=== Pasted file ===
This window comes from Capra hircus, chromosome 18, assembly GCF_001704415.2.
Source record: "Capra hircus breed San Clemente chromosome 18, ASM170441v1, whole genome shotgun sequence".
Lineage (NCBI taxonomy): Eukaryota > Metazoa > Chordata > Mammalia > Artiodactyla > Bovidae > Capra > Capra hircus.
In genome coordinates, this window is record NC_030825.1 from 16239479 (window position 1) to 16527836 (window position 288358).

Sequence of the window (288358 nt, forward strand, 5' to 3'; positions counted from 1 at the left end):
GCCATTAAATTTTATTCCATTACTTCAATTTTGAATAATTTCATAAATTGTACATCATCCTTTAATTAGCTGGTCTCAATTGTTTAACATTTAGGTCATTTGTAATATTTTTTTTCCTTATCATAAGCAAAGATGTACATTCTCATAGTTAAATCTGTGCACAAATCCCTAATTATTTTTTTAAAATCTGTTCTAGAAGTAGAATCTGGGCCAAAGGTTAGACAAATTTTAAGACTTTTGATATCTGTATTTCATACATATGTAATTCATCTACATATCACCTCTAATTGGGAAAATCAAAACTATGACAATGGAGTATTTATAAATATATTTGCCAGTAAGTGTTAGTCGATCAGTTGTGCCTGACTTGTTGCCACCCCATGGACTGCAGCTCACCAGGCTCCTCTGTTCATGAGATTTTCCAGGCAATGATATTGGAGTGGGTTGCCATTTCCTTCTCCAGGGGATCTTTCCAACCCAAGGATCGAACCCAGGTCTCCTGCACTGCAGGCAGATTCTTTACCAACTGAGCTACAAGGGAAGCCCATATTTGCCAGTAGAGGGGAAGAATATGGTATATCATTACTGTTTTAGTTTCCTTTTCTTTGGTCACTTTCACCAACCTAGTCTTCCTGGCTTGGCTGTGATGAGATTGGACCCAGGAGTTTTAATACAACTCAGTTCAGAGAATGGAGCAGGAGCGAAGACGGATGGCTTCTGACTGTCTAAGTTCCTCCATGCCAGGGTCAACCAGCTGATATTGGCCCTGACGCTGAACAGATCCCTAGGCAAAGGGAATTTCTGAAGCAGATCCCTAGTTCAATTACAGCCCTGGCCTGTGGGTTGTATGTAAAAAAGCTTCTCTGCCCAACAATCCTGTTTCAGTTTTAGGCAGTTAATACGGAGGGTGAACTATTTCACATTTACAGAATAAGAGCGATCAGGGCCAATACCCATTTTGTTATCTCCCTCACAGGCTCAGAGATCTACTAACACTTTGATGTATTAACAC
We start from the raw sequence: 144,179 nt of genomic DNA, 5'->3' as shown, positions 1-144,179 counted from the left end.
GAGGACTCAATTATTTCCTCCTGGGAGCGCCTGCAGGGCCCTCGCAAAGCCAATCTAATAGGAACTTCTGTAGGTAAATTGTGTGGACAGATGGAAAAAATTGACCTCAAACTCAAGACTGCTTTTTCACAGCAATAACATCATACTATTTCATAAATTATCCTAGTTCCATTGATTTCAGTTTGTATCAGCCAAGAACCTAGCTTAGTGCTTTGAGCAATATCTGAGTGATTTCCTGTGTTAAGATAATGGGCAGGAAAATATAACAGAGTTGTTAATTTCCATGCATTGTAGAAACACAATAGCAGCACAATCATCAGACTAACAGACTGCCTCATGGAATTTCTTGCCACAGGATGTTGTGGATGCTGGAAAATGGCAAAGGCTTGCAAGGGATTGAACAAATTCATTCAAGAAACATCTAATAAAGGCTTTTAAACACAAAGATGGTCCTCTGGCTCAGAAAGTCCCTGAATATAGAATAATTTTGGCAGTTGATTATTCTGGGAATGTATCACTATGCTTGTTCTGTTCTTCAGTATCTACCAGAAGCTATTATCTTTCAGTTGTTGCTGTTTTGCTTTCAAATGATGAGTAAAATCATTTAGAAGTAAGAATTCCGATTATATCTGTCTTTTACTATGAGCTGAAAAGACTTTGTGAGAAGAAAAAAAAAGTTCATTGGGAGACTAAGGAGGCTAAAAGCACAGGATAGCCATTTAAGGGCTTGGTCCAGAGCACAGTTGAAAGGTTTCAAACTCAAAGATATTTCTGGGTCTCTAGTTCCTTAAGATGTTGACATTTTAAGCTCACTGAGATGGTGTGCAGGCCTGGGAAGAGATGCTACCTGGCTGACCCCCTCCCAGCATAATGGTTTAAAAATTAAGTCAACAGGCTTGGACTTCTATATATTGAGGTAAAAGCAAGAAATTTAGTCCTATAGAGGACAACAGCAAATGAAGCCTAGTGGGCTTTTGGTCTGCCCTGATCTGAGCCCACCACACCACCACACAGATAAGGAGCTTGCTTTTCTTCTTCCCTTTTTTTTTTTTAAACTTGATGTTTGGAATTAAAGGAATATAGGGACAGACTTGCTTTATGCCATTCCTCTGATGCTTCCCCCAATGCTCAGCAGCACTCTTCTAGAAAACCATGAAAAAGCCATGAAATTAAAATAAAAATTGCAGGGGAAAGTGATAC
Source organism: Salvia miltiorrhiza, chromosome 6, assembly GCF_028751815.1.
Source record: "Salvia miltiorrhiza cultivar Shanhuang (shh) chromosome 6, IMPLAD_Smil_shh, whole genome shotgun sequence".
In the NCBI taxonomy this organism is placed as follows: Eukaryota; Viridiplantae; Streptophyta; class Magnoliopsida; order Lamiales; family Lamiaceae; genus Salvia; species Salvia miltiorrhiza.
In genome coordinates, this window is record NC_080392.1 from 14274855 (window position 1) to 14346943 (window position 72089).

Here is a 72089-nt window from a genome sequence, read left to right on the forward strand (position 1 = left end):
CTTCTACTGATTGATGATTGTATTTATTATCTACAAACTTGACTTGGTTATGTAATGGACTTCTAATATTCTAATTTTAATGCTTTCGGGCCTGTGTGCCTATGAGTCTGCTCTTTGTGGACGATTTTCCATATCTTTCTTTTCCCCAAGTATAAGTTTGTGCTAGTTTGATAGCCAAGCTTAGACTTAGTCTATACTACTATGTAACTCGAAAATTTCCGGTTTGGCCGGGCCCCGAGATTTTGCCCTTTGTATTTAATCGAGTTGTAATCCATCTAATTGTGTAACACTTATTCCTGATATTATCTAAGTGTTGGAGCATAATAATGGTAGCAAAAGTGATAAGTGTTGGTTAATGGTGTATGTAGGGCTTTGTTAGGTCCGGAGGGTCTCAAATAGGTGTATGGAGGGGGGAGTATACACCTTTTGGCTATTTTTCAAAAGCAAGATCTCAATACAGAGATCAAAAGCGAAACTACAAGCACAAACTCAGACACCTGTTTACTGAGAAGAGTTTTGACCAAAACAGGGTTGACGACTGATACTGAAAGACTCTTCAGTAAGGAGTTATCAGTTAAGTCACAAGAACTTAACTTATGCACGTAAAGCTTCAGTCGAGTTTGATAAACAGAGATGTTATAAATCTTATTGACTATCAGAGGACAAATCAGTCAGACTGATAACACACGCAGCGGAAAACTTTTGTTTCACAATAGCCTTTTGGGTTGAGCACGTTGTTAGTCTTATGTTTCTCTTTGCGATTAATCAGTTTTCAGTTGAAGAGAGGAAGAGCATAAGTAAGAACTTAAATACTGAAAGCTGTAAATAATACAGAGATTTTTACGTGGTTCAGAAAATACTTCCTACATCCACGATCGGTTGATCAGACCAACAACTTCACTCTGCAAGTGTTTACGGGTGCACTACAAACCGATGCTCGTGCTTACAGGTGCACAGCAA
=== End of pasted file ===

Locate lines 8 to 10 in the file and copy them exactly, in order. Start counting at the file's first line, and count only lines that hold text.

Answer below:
GAGGACTCAATTATTTCCTCCTGGGAGCGCCTGCAGGGCCCTCGCAAAGCCAATCTAATAGGAACTTCTGTAGGTAAATTGTGTGGACAGATGGAAAAAATTGACCTCAAACTCAAGACTGCTTTTTCACAGCAATAACATCATACTATTTCATAAATTATCCTAGTTCCATTGATTTCAGTTTGTATCAGCCAAGAACCTAGCTTAGTGCTTTGAGCAATATCTGAGTGATTTCCTGTGTTAAGATAATGGGCAGGAAAATATAACAGAGTTGTTAATTTCCATGCATTGTAGAAACACAATAGCAGCACAATCATCAGACTAACAGACTGCCTCATGGAATTTCTTGCCACAGGATGTTGTGGATGCTGGAAAATGGCAAAGGCTTGCAAGGGATTGAACAAATTCATTCAAGAAACATCTAATAAAGGCTTTTAAACACAAAGATGGTCCTCTGGCTCAGAAAGTCCCTGAATATAGAATAATTTTGGCAGTTGATTATTCTGGGAATGTATCACTATGCTTGTTCTGTTCTTCAGTATCTACCAGAAGCTATTATCTTTCAGTTGTTGCTGTTTTGCTTTCAAATGATGAGTAAAATCATTTAGAAGTAAGAATTCCGATTATATCTGTCTTTTACTATGAGCTGAAAAGACTTTGTGAGAAGAAAAAAAAAGTTCATTGGGAGACTAAGGAGGCTAAAAGCACAGGATAGCCATTTAAGGGCTTGGTCCAGAGCACAGTTGAAAGGTTTCAAACTCAAAGATATTTCTGGGTCTCTAGTTCCTTAAGATGTTGACATTTTAAGCTCACTGAGATGGTGTGCAGGCCTGGGAAGAGATGCTACCTGGCTGACCCCCTCCCAGCATAATGGTTTAAAAATTAAGTCAACAGGCTTGGACTTCTATATATTGAGGTAAAAGCAAGAAATTTAGTCCTATAGAGGACAACAGCAAATGAAGCCTAGTGGGCTTTTGGTCTGCCCTGATCTGAGCCCACCACACCACCACACAGATAAGGAGCTTGCTTTTCTTCTTCCCTTTTTTTTTTTTAAACTTGATGTTTGGAATTAAAGGAATATAGGGACAGACTTGCTTTATGCCATTCCTCTGATGCTTCCCCCAATGCTCAGCAGCACTCTTCTAGAAAACCATGAAAAAGCCATGAAATTAAAATAAAAATTGCAGGGGAAAGTGATAC
Source organism: Salvia miltiorrhiza, chromosome 6, assembly GCF_028751815.1.
Source record: "Salvia miltiorrhiza cultivar Shanhuang (shh) chromosome 6, IMPLAD_Smil_shh, whole genome shotgun sequence".